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Terrorism, Tetlock, Turnbull And Too Much To Think About…

“We’ve just been hit for several boundaries, so why don’t we take the fast bowlers off and try spin?”
“No, I refuse to allow the enemy to dictate who I bowl. I’ll continue to bowl who I like.”
“Yes, but I suspect that these batsmen are enjoying facing the fast bowlers and I was always taught that it’d be better to do what the opposition don’t want if you want to win!”
“Who’s side are you on? If we allow the batsmen to dictate what we can and can’t do, then we’ve already lost!”

Yep, well, that’s sort of the way I started thinking when I read the third day of reports from the terrorist attacks from Nice. We were being told how horrible it was. Ok, no argument about that. But I started to wonder how would the terrorists responsible – assuming it was a terrorist act and not simply the act of a loony – would like to have it reported.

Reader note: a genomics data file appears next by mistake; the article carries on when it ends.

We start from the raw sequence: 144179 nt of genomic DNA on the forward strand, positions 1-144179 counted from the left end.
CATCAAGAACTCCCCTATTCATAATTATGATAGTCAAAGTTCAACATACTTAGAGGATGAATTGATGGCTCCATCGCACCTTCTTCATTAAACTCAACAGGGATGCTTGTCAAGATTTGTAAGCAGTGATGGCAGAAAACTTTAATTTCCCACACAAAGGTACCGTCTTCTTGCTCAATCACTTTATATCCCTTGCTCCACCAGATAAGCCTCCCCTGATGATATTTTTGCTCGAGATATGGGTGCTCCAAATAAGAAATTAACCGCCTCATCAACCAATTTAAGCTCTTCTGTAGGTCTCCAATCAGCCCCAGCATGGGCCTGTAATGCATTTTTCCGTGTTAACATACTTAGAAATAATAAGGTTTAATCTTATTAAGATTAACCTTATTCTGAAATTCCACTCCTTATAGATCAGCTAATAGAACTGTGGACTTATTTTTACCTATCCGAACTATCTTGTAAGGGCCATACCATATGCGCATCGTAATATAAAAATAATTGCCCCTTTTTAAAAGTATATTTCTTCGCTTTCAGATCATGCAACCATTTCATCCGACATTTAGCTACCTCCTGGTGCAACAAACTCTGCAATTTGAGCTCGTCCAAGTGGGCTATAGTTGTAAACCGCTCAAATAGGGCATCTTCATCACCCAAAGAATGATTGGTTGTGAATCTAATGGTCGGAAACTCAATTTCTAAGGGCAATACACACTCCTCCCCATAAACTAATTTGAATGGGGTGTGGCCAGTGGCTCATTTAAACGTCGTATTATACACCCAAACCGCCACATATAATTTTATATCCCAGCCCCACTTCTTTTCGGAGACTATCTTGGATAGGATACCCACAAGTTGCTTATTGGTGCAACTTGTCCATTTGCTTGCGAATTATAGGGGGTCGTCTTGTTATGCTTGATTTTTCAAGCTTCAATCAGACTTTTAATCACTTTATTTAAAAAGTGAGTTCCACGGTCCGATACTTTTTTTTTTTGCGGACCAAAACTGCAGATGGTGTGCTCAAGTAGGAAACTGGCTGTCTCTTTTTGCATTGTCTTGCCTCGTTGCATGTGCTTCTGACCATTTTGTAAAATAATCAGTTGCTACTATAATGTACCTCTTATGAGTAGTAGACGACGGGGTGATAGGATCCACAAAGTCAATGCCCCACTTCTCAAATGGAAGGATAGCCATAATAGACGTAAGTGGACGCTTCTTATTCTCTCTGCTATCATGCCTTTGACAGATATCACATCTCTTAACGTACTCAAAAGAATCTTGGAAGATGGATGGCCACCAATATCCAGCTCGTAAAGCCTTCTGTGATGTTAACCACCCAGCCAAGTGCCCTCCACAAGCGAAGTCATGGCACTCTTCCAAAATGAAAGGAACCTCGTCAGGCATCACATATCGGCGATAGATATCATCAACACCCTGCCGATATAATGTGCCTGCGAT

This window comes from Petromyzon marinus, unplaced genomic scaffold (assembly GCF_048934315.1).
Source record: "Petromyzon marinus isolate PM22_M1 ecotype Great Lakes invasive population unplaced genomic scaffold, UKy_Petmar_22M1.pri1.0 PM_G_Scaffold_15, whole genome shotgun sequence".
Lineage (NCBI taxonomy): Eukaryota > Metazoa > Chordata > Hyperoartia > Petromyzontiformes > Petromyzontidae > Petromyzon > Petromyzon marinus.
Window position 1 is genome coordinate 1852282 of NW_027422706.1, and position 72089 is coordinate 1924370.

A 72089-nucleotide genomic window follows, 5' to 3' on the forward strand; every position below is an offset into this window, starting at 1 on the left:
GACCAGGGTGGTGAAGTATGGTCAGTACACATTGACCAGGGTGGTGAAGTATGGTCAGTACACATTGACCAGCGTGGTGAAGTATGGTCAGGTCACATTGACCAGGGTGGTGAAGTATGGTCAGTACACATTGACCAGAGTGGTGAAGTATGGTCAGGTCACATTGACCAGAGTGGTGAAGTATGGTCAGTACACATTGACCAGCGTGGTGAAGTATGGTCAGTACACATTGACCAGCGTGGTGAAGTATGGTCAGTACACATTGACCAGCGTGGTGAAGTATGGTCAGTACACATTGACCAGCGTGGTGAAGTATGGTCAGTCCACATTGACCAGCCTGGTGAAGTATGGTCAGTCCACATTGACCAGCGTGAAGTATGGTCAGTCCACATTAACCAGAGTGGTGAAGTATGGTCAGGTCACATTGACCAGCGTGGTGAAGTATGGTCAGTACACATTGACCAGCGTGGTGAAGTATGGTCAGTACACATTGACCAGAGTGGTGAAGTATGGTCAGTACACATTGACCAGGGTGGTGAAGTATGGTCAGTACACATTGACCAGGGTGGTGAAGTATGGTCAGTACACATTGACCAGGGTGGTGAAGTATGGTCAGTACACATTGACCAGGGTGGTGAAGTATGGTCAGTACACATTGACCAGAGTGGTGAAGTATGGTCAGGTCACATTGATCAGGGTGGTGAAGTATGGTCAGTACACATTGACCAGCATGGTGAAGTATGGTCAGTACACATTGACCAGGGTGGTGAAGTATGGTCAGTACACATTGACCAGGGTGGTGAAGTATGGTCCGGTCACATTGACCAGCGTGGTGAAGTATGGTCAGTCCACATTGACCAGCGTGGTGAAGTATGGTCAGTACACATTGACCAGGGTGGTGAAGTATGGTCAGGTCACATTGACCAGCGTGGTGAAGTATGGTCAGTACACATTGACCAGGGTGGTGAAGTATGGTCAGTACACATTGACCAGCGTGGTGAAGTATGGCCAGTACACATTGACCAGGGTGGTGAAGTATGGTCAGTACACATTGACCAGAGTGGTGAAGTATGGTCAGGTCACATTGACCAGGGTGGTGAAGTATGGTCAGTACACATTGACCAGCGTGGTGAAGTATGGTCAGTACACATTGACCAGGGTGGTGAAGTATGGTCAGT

For a start, I’m sure they’d like to think that it had a much bigger impact on people than all the other people who died on that day. I mean, isn’t that what terrorism’s about? Striking terror into the hearts of people. So when you interview somebody who talks about how they saw dead children being pulled from prams and…

Oh wait, I sense that I’m going to down the same path as the MSM.

Anyway, I simply asked myself, would the terrorists want it reported in all it’s gory detail, or would they rather that it was factually reported, then ignored. When they claimed responsibility, did they do so out of some contrition, or were they hoping that everyone would be told that it was them, yes THEM, so be afraid, be very, very afraid. Be more afraid of THEM, than the millions of things that are more likely to be the cause of your death.